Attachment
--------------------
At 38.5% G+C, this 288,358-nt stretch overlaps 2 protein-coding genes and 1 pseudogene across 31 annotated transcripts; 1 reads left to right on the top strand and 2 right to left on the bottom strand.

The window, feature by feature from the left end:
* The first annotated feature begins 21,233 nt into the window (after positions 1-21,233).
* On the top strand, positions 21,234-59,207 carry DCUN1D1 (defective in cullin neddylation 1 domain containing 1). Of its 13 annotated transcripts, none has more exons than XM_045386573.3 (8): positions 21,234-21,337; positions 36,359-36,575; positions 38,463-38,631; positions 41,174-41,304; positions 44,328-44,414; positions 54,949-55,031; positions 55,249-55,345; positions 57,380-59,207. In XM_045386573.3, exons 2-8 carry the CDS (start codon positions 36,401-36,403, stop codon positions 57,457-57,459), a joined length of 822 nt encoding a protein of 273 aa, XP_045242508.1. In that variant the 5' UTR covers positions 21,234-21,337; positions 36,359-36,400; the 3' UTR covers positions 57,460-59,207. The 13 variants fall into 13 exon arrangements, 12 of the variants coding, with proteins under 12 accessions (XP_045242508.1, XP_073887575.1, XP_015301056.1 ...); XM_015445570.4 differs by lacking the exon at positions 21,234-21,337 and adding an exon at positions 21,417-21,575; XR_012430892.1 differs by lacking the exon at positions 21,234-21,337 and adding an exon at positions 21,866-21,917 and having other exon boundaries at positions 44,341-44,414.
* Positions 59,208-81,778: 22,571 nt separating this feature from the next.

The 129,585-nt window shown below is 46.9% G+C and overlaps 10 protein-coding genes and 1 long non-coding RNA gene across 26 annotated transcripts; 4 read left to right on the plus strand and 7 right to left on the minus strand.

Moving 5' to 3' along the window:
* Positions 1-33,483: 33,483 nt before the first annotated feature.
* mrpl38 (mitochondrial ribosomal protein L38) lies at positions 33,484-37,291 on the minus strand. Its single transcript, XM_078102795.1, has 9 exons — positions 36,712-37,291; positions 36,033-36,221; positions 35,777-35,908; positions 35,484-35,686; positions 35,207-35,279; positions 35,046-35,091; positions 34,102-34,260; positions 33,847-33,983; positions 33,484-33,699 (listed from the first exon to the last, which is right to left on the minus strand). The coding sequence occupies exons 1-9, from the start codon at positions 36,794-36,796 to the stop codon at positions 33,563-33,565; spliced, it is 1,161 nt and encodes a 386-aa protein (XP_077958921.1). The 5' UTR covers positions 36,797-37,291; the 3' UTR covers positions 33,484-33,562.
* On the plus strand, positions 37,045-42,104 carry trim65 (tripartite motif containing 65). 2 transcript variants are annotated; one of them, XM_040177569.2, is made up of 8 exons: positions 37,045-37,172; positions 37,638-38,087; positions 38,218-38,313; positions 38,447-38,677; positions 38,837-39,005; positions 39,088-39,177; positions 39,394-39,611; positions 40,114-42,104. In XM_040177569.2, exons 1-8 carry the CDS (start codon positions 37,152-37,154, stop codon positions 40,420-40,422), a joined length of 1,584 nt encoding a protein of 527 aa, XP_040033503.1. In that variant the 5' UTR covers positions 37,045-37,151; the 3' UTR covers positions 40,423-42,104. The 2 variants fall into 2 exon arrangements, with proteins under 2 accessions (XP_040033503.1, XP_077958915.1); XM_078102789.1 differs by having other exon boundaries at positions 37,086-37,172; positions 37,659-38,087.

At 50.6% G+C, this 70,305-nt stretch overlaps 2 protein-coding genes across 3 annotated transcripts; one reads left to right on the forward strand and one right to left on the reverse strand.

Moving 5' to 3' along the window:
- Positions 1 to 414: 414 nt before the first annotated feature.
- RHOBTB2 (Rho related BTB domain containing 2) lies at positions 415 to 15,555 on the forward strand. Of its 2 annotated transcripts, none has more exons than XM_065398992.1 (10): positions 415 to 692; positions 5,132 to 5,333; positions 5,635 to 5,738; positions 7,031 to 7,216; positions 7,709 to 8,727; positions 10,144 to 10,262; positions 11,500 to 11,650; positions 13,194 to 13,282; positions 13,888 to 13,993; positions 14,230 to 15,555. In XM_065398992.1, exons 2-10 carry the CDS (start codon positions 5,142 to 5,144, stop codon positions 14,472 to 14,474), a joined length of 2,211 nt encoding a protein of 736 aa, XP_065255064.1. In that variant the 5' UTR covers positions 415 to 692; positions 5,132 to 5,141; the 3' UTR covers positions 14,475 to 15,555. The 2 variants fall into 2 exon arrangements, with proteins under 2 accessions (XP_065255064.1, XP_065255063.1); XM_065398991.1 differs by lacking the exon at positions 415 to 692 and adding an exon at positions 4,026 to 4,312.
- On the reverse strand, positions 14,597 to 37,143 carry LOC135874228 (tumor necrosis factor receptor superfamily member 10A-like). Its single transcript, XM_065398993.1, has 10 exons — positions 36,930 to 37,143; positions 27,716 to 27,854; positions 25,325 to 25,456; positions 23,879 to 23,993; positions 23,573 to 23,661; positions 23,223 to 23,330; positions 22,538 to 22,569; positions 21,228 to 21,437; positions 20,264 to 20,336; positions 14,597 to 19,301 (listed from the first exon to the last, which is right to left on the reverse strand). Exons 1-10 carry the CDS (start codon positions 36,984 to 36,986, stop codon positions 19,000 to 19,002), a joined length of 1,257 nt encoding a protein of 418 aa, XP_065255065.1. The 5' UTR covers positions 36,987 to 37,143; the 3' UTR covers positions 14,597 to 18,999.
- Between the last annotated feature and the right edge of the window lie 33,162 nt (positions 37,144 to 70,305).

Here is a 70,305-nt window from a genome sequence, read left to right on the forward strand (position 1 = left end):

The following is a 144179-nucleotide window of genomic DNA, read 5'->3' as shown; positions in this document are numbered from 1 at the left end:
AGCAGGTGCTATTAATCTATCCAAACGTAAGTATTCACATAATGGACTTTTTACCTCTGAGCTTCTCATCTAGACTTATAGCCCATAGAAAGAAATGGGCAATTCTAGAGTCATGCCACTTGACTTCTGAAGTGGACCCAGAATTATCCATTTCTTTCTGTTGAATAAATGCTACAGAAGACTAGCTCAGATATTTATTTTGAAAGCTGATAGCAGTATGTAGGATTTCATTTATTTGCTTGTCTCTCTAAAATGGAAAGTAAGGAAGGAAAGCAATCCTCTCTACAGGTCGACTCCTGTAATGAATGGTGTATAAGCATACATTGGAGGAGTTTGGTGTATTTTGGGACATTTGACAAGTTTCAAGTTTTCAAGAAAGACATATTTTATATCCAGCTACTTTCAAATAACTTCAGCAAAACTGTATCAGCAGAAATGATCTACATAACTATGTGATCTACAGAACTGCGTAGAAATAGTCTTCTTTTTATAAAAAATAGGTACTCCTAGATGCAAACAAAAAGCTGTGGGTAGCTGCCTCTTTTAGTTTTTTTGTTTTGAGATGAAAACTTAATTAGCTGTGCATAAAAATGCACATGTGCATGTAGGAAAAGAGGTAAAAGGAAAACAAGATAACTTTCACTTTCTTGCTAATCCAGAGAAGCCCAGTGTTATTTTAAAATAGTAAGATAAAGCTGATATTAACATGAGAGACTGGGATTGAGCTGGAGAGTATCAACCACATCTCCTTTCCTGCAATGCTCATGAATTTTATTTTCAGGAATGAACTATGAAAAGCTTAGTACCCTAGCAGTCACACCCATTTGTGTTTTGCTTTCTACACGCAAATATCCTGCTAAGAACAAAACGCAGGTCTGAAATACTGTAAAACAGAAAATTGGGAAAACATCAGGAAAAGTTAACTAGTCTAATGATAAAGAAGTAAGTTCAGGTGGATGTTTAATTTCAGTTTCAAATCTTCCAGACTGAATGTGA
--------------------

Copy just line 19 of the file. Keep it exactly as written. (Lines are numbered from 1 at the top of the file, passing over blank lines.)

AGCAGGTGCTATTAATCTATCCAAACGTAAGTATTCACATAATGGACTTTTTACCTCTGAGCTTCTCATCTAGACTTATAGCCCATAGAAAGAAATGGGCAATTCTAGAGTCATGCCACTTGACTTCTGAAGTGGACCCAGAATTATCCATTTCTTTCTGTTGAATAAATGCTACAGAAGACTAGCTCAGATATTTATTTTGAAAGCTGATAGCAGTATGTAGGATTTCATTTATTTGCTTGTCTCTCTAAAATGGAAAGTAAGGAAGGAAAGCAATCCTCTCTACAGGTCGACTCCTGTAATGAATGGTGTATAAGCATACATTGGAGGAGTTTGGTGTATTTTGGGACATTTGACAAGTTTCAAGTTTTCAAGAAAGACATATTTTATATCCAGCTACTTTCAAATAACTTCAGCAAAACTGTATCAGCAGAAATGATCTACATAACTATGTGATCTACAGAACTGCGTAGAAATAGTCTTCTTTTTATAAAAAATAGGTACTCCTAGATGCAAACAAAAAGCTGTGGGTAGCTGCCTCTTTTAGTTTTTTTGTTTTGAGATGAAAACTTAATTAGCTGTGCATAAAAATGCACATGTGCATGTAGGAAAAGAGGTAAAAGGAAAACAAGATAACTTTCACTTTCTTGCTAATCCAGAGAAGCCCAGTGTTATTTTAAAATAGTAAGATAAAGCTGATATTAACATGAGAGACTGGGATTGAGCTGGAGAGTATCAACCACATCTCCTTTCCTGCAATGCTCATGAATTTTATTTTCAGGAATGAACTATGAAAAGCTTAGTACCCTAGCAGTCACACCCATTTGTGTTTTGCTTTCTACACGCAAATATCCTGCTAAGAACAAAACGCAGGTCTGAAATACTGTAAAACAGAAAATTGGGAAAACATCAGGAAAAGTTAACTAGTCTAATGATAAAGAAGTAAGTTCAGGTGGATGTTTAATTTCAGTTTCAAATCTTCCAGACTGAATGTGA